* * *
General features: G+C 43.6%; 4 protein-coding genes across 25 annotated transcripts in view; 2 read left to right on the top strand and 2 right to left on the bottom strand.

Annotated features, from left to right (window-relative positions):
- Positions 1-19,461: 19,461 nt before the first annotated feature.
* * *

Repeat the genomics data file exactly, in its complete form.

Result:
General features: G+C 43.6%; 4 protein-coding genes across 25 annotated transcripts in view; 2 read left to right on the top strand and 2 right to left on the bottom strand.

Annotated features, from left to right (window-relative positions):
- Positions 1-19,461: 19,461 nt before the first annotated feature.